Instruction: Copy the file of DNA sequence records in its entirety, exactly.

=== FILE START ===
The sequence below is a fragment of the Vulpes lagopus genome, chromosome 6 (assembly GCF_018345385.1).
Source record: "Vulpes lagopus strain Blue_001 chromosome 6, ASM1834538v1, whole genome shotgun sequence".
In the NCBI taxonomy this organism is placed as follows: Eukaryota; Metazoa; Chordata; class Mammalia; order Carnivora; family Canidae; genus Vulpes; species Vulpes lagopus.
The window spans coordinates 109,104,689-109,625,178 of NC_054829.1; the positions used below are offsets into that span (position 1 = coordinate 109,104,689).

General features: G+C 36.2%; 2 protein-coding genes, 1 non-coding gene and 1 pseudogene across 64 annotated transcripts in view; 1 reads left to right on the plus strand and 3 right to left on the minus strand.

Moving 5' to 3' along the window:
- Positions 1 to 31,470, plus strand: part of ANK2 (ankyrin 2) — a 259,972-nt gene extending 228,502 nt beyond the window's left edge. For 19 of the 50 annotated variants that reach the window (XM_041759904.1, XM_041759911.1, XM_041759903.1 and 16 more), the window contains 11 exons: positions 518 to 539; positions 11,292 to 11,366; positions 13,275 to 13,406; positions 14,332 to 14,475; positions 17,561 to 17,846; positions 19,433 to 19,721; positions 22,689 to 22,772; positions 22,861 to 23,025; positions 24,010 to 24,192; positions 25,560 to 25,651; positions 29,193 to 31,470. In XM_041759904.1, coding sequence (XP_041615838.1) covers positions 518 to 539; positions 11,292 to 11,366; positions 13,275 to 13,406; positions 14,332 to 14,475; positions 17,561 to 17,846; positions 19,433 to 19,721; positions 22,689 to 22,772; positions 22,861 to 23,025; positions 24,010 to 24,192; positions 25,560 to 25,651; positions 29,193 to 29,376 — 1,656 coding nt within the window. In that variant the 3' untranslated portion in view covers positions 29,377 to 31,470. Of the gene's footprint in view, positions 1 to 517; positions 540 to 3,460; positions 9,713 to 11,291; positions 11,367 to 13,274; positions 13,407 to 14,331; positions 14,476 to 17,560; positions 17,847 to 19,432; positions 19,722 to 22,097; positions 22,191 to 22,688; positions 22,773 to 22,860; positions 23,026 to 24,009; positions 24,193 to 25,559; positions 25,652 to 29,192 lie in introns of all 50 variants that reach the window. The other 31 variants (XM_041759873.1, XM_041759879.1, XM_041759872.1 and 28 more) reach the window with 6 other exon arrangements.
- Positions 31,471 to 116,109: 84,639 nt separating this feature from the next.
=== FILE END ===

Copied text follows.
The sequence below is a fragment of the Vulpes lagopus genome, chromosome 6 (assembly GCF_018345385.1).
Source record: "Vulpes lagopus strain Blue_001 chromosome 6, ASM1834538v1, whole genome shotgun sequence".
In the NCBI taxonomy this organism is placed as follows: Eukaryota; Metazoa; Chordata; class Mammalia; order Carnivora; family Canidae; genus Vulpes; species Vulpes lagopus.
The window spans coordinates 109,104,689-109,625,178 of NC_054829.1; the positions used below are offsets into that span (position 1 = coordinate 109,104,689).

General features: G+C 36.2%; 2 protein-coding genes, 1 non-coding gene and 1 pseudogene across 64 annotated transcripts in view; 1 reads left to right on the plus strand and 3 right to left on the minus strand.

Moving 5' to 3' along the window:
- Positions 1 to 31,470, plus strand: part of ANK2 (ankyrin 2) — a 259,972-nt gene extending 228,502 nt beyond the window's left edge. For 19 of the 50 annotated variants that reach the window (XM_041759904.1, XM_041759911.1, XM_041759903.1 and 16 more), the window contains 11 exons: positions 518 to 539; positions 11,292 to 11,366; positions 13,275 to 13,406; positions 14,332 to 14,475; positions 17,561 to 17,846; positions 19,433 to 19,721; positions 22,689 to 22,772; positions 22,861 to 23,025; positions 24,010 to 24,192; positions 25,560 to 25,651; positions 29,193 to 31,470. In XM_041759904.1, coding sequence (XP_041615838.1) covers positions 518 to 539; positions 11,292 to 11,366; positions 13,275 to 13,406; positions 14,332 to 14,475; positions 17,561 to 17,846; positions 19,433 to 19,721; positions 22,689 to 22,772; positions 22,861 to 23,025; positions 24,010 to 24,192; positions 25,560 to 25,651; positions 29,193 to 29,376 — 1,656 coding nt within the window. In that variant the 3' untranslated portion in view covers positions 29,377 to 31,470. Of the gene's footprint in view, positions 1 to 517; positions 540 to 3,460; positions 9,713 to 11,291; positions 11,367 to 13,274; positions 13,407 to 14,331; positions 14,476 to 17,560; positions 17,847 to 19,432; positions 19,722 to 22,097; positions 22,191 to 22,688; positions 22,773 to 22,860; positions 23,026 to 24,009; positions 24,193 to 25,559; positions 25,652 to 29,192 lie in introns of all 50 variants that reach the window. The other 31 variants (XM_041759873.1, XM_041759879.1, XM_041759872.1 and 28 more) reach the window with 6 other exon arrangements.
- Positions 31,471 to 116,109: 84,639 nt separating this feature from the next.